Wednesday, 26 September 2012

Art and Landscape (1): 'John Constable' in Ipswich

There has been much excitement over the last couple of days on the Ipswich Waterfront outside UCS (by the Langlands and Bell Question? installation). The 'John Constable', a reconstructed Stour Lighter has taken up a temporary berth in 'dry dock' to enable members of the public to encounter this barge at close range, before it moves on to Sudbury tomorrow. The Lighter forms a key element of the 'Managing a Masterpiece' project.

You may be wondering what this has to do with 'Wild and Wonderful' nature ... John Constable was a relatively local artist: East Bergholt, Constable's birthplace, is only about 12 miles away. Constable painted the rural scenes of his day, scenes such as the 'Hay Wain', 'The Cornfield' and 'Flatford Mill'. I have included a photo by David Gill (see below) of the mill area as it is now. Constable enjoyed incorporating natural phenomena in his creative work. He painted rainbows over Salisbury Cathedral and over the River Stour. He even painted a double rainbow. He liked to paint storm clouds, large trees and running water. A Constable painting of 'The Lock' recently fetched over £22 million.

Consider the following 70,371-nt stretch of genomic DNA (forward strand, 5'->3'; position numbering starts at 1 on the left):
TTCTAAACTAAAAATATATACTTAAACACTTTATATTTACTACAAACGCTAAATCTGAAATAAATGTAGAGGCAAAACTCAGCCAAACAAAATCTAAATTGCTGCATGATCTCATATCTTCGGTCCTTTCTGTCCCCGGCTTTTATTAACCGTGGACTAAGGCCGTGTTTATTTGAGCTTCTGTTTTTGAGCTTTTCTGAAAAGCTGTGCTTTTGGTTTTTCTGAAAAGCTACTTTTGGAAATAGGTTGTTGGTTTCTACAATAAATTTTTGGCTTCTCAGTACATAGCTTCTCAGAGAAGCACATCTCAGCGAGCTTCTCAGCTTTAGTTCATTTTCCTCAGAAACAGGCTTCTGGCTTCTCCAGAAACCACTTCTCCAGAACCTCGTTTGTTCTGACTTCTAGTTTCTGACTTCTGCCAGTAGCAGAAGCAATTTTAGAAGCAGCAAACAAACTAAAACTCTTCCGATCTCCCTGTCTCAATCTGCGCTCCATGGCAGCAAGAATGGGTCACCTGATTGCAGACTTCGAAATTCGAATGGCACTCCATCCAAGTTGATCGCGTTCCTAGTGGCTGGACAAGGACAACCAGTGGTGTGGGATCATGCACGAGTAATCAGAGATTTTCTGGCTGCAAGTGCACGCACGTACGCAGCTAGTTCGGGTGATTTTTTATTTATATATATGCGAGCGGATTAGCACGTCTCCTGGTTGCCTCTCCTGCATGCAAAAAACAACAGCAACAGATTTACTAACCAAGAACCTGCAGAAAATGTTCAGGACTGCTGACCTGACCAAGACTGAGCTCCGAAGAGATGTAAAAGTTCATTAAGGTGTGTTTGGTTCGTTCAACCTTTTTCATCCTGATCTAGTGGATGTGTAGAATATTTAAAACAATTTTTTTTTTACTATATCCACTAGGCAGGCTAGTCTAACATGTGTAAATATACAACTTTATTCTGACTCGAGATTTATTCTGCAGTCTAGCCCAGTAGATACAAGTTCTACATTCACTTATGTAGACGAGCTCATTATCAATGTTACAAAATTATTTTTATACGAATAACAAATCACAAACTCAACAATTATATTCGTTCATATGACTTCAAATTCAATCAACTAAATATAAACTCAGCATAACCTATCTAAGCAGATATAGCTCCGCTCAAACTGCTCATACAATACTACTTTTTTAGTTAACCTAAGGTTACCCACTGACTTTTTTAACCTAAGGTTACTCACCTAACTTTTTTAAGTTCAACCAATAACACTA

Today's activity, however, was not about selling. It was a time to admire the craftsmanship that has gone into the building of the 'John Constable'. The Lighter will eventually have a new life on the River Stour, allowing people to take a boat trip along those waterways that Constable knew so well.

Today was a time to celebrate, and those of us on the Waterfront were able to enjoy listening to boat songs and to tunes from an accordion and harmonica. 

David Gill (ITV news report on the boat - here)

The view below shows Flatford Mill as it looks today. John Constable's father owned a dry-dock, which was the setting for the building of these boats in the artist's day. His painting, 'Boat-building near Flatford Mill' depicts the scene. The small figure gives a sense of scale, and I must admit that it was the sizeable dimensions of the lighter that surprised me most.

The photo below shows the steps needed to climb aboard!

John Constable's approach was considered radical at the time, in terms of his distinctive brushstrokes, his bold application of colour and portrayal of emotion through the natural subjects that he encountered in Dedham Vale and beyond. We may find this hard to appreciate in these post-postmodern days of abstraction, but Constable's work was highly instrumental in pushing 19th century painting towards the contemporary approaches to art that we know today.

'The sky is the source of light in Nature and it governs everything.'
John Constable

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